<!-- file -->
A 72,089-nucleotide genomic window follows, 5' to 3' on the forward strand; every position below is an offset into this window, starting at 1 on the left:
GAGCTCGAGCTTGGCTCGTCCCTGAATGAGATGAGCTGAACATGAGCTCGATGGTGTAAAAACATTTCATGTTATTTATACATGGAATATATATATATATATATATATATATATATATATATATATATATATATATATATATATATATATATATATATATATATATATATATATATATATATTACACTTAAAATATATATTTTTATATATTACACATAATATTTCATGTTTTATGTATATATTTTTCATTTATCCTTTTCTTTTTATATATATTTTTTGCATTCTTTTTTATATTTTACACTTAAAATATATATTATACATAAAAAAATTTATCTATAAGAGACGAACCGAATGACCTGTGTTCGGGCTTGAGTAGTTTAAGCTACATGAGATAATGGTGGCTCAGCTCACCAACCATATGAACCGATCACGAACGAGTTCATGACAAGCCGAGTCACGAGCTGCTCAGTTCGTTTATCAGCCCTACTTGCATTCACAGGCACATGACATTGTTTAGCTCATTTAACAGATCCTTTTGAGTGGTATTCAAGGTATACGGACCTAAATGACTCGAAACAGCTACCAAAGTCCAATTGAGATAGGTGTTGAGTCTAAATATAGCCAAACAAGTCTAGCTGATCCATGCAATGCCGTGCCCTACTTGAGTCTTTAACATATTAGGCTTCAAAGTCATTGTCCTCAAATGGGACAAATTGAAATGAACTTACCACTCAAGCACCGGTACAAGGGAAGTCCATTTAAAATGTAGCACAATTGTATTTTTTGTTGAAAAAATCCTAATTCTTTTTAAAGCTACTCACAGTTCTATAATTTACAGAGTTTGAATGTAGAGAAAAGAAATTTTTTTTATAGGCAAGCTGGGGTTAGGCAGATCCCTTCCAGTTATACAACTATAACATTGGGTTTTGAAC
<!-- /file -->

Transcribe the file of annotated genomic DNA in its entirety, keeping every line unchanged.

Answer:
A 72,089-nucleotide genomic window follows, 5' to 3' on the forward strand; every position below is an offset into this window, starting at 1 on the left:
GAGCTCGAGCTTGGCTCGTCCCTGAATGAGATGAGCTGAACATGAGCTCGATGGTGTAAAAACATTTCATGTTATTTATACATGGAATATATATATATATATATATATATATATATATATATATATATATATATATATATATATATATATATATATATATATATATATATATATATATATATTACACTTAAAATATATATTTTTATATATTACACATAATATTTCATGTTTTATGTATATATTTTTCATTTATCCTTTTCTTTTTATATATATTTTTTGCATTCTTTTTTATATTTTACACTTAAAATATATATTATACATAAAAAAATTTATCTATAAGAGACGAACCGAATGACCTGTGTTCGGGCTTGAGTAGTTTAAGCTACATGAGATAATGGTGGCTCAGCTCACCAACCATATGAACCGATCACGAACGAGTTCATGACAAGCCGAGTCACGAGCTGCTCAGTTCGTTTATCAGCCCTACTTGCATTCACAGGCACATGACATTGTTTAGCTCATTTAACAGATCCTTTTGAGTGGTATTCAAGGTATACGGACCTAAATGACTCGAAACAGCTACCAAAGTCCAATTGAGATAGGTGTTGAGTCTAAATATAGCCAAACAAGTCTAGCTGATCCATGCAATGCCGTGCCCTACTTGAGTCTTTAACATATTAGGCTTCAAAGTCATTGTCCTCAAATGGGACAAATTGAAATGAACTTACCACTCAAGCACCGGTACAAGGGAAGTCCATTTAAAATGTAGCACAATTGTATTTTTTGTTGAAAAAATCCTAATTCTTTTTAAAGCTACTCACAGTTCTATAATTTACAGAGTTTGAATGTAGAGAAAAGAAATTTTTTTTATAGGCAAGCTGGGGTTAGGCAGATCCCTTCCAGTTATACAACTATAACATTGGGTTTTGAAC